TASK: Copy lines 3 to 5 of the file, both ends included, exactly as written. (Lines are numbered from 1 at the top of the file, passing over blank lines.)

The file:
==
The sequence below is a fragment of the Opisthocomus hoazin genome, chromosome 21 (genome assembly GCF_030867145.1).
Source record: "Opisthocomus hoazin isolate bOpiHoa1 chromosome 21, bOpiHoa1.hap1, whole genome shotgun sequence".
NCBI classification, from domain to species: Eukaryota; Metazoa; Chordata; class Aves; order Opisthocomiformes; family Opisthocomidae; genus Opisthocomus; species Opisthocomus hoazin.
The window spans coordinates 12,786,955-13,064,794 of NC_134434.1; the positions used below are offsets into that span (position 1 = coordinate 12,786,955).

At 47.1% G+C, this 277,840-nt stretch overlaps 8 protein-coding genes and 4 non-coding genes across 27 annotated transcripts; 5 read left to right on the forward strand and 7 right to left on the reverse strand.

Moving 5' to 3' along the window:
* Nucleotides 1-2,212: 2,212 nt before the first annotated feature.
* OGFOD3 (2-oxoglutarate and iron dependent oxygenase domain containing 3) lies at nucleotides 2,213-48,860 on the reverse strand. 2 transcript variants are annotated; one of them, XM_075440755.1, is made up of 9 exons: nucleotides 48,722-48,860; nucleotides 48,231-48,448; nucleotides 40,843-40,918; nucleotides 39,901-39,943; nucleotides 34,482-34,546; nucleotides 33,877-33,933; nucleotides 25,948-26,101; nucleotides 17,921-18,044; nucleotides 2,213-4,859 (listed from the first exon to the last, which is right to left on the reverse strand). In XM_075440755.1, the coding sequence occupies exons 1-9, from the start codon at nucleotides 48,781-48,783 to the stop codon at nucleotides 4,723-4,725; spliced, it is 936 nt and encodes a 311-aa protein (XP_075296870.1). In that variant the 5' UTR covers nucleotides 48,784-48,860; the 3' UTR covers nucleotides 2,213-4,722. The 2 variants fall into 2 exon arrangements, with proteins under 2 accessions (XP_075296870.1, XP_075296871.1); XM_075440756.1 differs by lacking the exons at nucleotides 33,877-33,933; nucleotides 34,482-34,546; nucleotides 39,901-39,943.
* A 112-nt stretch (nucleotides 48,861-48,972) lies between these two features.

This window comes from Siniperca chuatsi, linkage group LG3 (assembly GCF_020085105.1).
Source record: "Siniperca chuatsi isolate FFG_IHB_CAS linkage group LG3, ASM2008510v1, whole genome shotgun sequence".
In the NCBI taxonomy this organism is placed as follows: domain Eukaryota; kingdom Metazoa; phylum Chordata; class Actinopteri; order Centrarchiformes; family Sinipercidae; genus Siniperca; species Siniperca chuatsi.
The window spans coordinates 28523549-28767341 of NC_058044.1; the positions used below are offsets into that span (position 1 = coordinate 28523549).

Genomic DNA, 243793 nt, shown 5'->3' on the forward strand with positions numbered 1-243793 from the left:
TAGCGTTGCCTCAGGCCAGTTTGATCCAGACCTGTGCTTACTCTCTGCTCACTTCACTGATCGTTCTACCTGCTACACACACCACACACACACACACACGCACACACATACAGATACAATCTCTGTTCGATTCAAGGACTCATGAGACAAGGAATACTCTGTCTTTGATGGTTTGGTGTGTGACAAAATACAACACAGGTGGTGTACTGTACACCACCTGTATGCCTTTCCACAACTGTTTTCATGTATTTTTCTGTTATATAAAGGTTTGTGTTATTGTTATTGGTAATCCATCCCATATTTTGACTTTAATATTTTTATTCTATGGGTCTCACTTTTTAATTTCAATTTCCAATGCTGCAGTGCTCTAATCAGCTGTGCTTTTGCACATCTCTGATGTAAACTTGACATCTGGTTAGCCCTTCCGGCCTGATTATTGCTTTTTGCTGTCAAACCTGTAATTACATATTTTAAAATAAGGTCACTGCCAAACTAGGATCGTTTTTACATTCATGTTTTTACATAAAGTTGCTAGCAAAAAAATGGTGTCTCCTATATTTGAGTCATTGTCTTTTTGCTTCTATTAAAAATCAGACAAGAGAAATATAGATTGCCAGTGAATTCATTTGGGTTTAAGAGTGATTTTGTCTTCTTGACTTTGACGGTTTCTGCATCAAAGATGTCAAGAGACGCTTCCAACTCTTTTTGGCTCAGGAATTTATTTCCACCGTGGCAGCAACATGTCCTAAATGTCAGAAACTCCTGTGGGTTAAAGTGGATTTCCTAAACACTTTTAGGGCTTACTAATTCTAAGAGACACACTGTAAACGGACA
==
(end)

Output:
NCBI classification, from domain to species: Eukaryota; Metazoa; Chordata; class Aves; order Opisthocomiformes; family Opisthocomidae; genus Opisthocomus; species Opisthocomus hoazin.
The window spans coordinates 12,786,955-13,064,794 of NC_134434.1; the positions used below are offsets into that span (position 1 = coordinate 12,786,955).

At 47.1% G+C, this 277,840-nt stretch overlaps 8 protein-coding genes and 4 non-coding genes across 27 annotated transcripts; 5 read left to right on the forward strand and 7 right to left on the reverse strand.